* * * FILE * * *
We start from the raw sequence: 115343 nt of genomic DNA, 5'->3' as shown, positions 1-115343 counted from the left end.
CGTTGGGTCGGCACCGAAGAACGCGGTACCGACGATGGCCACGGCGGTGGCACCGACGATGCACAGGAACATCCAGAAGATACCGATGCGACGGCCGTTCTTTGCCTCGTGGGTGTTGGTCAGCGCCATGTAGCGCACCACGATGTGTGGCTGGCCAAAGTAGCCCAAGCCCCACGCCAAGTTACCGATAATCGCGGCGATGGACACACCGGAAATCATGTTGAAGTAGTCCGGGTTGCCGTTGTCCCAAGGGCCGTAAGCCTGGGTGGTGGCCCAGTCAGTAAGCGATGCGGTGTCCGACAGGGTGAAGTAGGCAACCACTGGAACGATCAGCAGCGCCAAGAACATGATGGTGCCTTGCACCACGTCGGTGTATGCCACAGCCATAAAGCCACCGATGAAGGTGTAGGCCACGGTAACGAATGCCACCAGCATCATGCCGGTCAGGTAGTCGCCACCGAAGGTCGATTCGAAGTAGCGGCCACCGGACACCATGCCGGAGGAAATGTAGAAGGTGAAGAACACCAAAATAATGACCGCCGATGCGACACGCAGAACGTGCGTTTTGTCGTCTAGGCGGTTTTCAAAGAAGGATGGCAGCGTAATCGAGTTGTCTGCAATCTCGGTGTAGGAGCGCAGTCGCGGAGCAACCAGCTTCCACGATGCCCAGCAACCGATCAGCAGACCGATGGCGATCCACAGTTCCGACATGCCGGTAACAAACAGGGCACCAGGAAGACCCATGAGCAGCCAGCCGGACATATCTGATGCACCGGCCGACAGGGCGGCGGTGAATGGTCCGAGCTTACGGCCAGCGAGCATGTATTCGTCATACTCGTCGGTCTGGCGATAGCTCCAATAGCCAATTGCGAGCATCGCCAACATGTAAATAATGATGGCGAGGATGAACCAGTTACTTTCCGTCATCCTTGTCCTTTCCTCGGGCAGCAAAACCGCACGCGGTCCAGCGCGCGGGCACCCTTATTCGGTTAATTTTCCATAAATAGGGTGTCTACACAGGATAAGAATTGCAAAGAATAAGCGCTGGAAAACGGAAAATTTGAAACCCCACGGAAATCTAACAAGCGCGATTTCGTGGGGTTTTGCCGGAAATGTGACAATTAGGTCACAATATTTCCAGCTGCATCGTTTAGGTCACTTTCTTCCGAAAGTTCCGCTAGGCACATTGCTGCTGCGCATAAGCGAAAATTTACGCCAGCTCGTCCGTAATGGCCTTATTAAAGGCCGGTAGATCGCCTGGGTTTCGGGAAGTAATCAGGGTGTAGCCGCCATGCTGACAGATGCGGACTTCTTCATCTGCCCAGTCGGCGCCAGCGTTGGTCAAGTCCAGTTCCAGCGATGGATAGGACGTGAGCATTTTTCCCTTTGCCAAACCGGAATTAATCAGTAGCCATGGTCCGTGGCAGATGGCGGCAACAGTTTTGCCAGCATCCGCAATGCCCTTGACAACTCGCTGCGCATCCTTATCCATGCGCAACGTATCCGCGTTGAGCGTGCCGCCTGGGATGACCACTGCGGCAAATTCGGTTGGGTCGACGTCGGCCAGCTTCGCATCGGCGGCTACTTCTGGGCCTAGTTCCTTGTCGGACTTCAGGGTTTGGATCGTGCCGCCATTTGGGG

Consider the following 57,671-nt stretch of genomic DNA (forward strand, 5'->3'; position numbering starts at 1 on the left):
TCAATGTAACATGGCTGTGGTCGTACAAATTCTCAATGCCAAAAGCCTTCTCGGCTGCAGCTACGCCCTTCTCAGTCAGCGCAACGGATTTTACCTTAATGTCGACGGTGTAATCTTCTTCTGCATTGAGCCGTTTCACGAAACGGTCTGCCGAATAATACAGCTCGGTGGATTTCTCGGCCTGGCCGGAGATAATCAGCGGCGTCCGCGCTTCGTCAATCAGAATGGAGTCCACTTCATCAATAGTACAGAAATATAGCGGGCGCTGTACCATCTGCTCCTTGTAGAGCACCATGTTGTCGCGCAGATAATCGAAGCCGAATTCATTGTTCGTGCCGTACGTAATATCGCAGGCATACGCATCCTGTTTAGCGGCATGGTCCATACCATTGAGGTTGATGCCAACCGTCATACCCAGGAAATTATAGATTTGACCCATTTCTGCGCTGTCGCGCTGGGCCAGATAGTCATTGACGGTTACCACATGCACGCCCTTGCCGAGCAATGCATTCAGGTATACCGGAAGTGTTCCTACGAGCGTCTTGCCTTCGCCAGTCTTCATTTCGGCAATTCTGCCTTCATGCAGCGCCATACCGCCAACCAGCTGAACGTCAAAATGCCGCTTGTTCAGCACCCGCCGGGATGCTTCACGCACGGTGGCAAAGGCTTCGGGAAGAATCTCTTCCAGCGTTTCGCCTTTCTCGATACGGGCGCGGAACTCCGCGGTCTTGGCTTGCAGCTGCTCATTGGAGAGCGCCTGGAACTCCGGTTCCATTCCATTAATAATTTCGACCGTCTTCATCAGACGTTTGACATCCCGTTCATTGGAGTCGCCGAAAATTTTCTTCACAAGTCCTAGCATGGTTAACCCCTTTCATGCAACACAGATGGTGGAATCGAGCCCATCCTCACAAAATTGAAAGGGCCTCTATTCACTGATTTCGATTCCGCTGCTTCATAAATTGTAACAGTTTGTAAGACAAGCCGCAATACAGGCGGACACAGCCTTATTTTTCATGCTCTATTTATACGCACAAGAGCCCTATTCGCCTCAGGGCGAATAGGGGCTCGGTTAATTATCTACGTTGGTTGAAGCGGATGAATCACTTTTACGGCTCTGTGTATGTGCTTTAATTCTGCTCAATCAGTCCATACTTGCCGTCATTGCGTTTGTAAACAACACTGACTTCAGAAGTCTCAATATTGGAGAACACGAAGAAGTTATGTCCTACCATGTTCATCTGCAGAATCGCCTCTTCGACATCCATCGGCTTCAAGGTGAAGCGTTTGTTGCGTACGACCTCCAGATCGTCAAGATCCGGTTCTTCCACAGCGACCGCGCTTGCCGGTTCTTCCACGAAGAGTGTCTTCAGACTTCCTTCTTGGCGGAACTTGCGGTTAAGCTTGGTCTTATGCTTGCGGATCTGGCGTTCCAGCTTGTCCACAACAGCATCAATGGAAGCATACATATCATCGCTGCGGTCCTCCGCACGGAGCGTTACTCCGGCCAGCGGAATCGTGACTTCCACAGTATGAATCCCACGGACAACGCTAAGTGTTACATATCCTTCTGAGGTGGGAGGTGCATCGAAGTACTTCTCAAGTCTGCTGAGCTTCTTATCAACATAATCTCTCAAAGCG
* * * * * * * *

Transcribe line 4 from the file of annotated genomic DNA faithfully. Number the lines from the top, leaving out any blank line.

TCAATGTAACATGGCTGTGGTCGTACAAATTCTCAATGCCAAAAGCCTTCTCGGCTGCAGCTACGCCCTTCTCAGTCAGCGCAACGGATTTTACCTTAATGTCGACGGTGTAATCTTCTTCTGCATTGAGCCGTTTCACGAAACGGTCTGCCGAATAATACAGCTCGGTGGATTTCTCGGCCTGGCCGGAGATAATCAGCGGCGTCCGCGCTTCGTCAATCAGAATGGAGTCCACTTCATCAATAGTACAGAAATATAGCGGGCGCTGTACCATCTGCTCCTTGTAGAGCACCATGTTGTCGCGCAGATAATCGAAGCCGAATTCATTGTTCGTGCCGTACGTAATATCGCAGGCATACGCATCCTGTTTAGCGGCATGGTCCATACCATTGAGGTTGATGCCAACCGTCATACCCAGGAAATTATAGATTTGACCCATTTCTGCGCTGTCGCGCTGGGCCAGATAGTCATTGACGGTTACCACATGCACGCCCTTGCCGAGCAATGCATTCAGGTATACCGGAAGTGTTCCTACGAGCGTCTTGCCTTCGCCAGTCTTCATTTCGGCAATTCTGCCTTCATGCAGCGCCATACCGCCAACCAGCTGAACGTCAAAATGCCGCTTGTTCAGCACCCGCCGGGATGCTTCACGCACGGTGGCAAAGGCTTCGGGAAGAATCTCTTCCAGCGTTTCGCCTTTCTCGATACGGGCGCGGAACTCCGCGGTCTTGGCTTGCAGCTGCTCATTGGAGAGCGCCTGGAACTCCGGTTCCATTCCATTAATAATTTCGACCGTCTTCATCAGACGTTTGACATCCCGTTCATTGGAGTCGCCGAAAATTTTCTTCACAAGTCCTAGCATGGTTAACCCCTTTCATGCAACACAGATGGTGGAATCGAGCCCATCCTCACAAAATTGAAAGGGCCTCTATTCACTGATTTCGATTCCGCTGCTTCATAAATTGTAACAGTTTGTAAGACAAGCCGCAATACAGGCGGACACAGCCTTATTTTTCATGCTCTATTTATACGCACAAGAGCCCTATTCGCCTCAGGGCGAATAGGGGCTCGGTTAATTATCTACGTTGGTTGAAGCGGATGAATCACTTTTACGGCTCTGTGTATGTGCTTTAATTCTGCTCAATCAGTCCATACTTGCCGTCATTGCGTTTGTAAACAACACTGACTTCAGAAGTCTCAATATTGGAGAACACGAAGAAGTTATGTCCTACCATGTTCATCTGCAGAATCGCCTCTTCGACATCCATCGGCTTCAAGGTGAAGCGTTTGTTGCGTACGACCTCCAGATCGTCAAGATCCGGTTCTTCCACAGCGACCGCGCTTGCCGGTTCTTCCACGAAGAGTGTCTTCAGACTTCCTTCTTGGCGGAACTTGCGGTTAAGCTTGGTCTTATGCTTGCGGATCTGGCGTTCCAGCTTGTCCACAACAGCATCAATGGAAGCATACATATCATCGCTGCGGTCCTCCGCACGGAGCGTTACTCCGGCCAGCGGAATCGTGACTTCCACAGTATGAATCCCACGGACAACGCTAAGTGTTACATATCCTTCTGAGGTGGGAGGTGCATCGAAGTACTTCTCAAGTCTGCTGAGCTTCTTATCAACATAATCTCTCAAAGCG